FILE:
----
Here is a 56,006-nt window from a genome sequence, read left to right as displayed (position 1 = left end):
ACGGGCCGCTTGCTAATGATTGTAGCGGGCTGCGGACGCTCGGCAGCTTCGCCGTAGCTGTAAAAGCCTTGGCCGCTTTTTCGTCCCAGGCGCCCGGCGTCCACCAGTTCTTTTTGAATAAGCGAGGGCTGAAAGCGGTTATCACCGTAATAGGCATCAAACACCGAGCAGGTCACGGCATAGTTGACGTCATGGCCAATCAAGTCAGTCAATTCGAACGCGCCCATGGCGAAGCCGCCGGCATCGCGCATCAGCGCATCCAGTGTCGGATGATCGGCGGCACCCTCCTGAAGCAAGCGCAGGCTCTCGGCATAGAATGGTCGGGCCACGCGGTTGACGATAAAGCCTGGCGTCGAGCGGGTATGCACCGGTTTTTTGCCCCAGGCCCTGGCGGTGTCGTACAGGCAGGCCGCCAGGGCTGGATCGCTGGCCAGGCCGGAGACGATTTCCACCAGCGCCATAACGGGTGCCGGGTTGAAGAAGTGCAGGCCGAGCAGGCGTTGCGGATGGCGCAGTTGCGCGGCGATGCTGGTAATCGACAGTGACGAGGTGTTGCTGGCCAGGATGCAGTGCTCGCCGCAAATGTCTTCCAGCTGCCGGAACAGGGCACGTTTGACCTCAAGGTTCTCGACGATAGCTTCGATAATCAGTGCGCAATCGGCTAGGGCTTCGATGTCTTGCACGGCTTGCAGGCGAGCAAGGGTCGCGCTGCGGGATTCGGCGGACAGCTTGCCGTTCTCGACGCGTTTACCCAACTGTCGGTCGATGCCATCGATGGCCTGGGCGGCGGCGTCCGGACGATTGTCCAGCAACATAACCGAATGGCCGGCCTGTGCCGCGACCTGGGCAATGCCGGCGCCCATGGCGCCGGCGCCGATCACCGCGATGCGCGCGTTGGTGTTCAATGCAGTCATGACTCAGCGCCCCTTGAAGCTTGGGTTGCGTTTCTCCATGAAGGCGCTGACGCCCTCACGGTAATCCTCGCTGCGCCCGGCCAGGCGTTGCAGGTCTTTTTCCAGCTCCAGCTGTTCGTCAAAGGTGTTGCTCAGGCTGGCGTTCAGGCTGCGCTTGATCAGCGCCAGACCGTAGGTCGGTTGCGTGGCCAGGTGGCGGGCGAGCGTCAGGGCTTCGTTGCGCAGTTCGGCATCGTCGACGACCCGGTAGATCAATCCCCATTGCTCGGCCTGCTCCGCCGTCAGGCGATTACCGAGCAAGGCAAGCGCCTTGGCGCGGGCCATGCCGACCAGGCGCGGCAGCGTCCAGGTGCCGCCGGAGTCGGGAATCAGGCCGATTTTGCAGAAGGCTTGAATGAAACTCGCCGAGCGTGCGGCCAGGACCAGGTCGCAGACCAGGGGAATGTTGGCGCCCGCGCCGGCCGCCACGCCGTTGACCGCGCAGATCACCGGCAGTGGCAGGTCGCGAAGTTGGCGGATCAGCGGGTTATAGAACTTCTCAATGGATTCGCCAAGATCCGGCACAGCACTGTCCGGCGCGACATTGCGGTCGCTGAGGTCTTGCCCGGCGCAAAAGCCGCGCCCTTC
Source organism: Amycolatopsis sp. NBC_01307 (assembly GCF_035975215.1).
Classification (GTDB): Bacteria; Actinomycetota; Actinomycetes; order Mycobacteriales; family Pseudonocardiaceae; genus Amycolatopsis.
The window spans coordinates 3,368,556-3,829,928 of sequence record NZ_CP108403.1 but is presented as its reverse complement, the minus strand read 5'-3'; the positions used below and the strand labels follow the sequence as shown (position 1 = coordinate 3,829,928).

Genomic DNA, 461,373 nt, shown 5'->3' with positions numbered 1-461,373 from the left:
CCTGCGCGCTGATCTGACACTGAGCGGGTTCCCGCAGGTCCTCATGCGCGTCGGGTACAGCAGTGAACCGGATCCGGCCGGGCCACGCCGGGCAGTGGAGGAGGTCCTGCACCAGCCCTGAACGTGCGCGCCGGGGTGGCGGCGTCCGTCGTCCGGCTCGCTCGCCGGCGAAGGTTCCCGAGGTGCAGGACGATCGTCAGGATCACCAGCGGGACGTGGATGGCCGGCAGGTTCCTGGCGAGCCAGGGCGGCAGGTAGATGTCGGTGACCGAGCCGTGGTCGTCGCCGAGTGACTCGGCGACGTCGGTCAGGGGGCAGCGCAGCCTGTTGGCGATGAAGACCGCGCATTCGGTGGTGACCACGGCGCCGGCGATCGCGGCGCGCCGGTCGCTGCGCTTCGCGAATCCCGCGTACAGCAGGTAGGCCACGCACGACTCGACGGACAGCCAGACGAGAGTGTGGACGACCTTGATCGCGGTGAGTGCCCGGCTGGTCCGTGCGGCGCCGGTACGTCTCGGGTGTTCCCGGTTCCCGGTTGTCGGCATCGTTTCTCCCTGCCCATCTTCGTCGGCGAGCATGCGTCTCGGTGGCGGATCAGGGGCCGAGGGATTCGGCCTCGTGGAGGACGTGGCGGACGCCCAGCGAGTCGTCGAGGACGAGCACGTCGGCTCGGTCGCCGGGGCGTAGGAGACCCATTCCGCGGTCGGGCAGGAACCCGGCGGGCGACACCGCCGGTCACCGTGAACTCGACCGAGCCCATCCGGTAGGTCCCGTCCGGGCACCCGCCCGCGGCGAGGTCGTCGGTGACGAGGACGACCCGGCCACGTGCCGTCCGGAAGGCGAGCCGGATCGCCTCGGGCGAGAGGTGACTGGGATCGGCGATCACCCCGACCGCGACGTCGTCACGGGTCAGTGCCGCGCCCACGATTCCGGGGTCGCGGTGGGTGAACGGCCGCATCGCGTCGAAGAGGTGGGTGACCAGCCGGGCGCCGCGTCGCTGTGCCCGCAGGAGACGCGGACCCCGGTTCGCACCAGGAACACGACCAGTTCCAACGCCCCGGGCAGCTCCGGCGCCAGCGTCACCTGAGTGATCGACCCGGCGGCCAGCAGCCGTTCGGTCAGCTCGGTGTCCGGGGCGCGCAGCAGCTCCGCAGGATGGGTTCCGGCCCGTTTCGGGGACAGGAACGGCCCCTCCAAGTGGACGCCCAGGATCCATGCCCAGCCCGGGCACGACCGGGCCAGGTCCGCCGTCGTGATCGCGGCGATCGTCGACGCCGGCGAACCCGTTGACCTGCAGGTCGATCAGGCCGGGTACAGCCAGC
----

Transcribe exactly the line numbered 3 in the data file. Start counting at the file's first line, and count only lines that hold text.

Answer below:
Source organism: Amycolatopsis sp. NBC_01307 (assembly GCF_035975215.1).